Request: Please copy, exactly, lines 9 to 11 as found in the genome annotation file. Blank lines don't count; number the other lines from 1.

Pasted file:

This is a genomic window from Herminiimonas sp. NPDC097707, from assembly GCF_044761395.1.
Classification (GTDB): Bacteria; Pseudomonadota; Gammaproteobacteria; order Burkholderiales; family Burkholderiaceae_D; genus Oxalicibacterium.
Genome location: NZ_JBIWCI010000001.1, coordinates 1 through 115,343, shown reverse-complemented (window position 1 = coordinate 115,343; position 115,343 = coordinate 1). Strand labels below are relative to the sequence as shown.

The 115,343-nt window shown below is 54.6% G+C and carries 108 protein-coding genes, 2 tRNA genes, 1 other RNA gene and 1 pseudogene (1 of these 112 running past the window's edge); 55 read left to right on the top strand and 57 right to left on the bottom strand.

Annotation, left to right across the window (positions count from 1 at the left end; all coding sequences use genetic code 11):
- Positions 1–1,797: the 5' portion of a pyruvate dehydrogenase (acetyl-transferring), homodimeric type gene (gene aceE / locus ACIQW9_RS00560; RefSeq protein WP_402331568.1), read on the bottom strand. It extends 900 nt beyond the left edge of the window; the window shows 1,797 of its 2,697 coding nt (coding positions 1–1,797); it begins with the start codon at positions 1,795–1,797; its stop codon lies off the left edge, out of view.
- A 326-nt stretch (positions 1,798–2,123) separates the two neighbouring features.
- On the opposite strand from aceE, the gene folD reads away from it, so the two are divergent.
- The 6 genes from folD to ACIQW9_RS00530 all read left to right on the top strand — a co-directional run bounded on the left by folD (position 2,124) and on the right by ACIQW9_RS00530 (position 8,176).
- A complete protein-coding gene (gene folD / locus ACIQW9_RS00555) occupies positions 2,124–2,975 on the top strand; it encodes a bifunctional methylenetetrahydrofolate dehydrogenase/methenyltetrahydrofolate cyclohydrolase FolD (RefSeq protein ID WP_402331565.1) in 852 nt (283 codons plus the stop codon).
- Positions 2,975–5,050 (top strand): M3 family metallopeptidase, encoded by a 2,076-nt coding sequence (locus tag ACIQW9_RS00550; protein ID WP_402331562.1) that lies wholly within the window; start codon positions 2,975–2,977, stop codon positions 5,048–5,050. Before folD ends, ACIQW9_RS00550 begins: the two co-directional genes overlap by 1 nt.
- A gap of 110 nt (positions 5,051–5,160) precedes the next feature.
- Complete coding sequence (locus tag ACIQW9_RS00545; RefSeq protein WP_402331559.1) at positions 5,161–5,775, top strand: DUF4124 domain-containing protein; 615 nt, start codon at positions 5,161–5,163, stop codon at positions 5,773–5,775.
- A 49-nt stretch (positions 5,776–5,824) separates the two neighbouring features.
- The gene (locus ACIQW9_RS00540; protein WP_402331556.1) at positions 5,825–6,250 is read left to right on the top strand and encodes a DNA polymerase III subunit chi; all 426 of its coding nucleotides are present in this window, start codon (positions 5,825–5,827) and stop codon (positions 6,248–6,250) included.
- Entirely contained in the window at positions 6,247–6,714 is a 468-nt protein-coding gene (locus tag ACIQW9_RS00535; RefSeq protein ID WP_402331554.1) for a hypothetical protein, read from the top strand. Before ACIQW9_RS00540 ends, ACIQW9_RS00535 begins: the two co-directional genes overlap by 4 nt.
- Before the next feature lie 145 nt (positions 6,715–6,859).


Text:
- The 6 genes from folD to ACIQW9_RS00530 all read left to right on the top strand — a co-directional run bounded on the left by folD (position 2,124) and on the right by ACIQW9_RS00530 (position 8,176).
- A complete protein-coding gene (gene folD / locus ACIQW9_RS00555) occupies positions 2,124–2,975 on the top strand; it encodes a bifunctional methylenetetrahydrofolate dehydrogenase/methenyltetrahydrofolate cyclohydrolase FolD (RefSeq protein ID WP_402331565.1) in 852 nt (283 codons plus the stop codon).
- Positions 2,975–5,050 (top strand): M3 family metallopeptidase, encoded by a 2,076-nt coding sequence (locus tag ACIQW9_RS00550; protein ID WP_402331562.1) that lies wholly within the window; start codon positions 2,975–2,977, stop codon positions 5,048–5,050. Before folD ends, ACIQW9_RS00550 begins: the two co-directional genes overlap by 1 nt.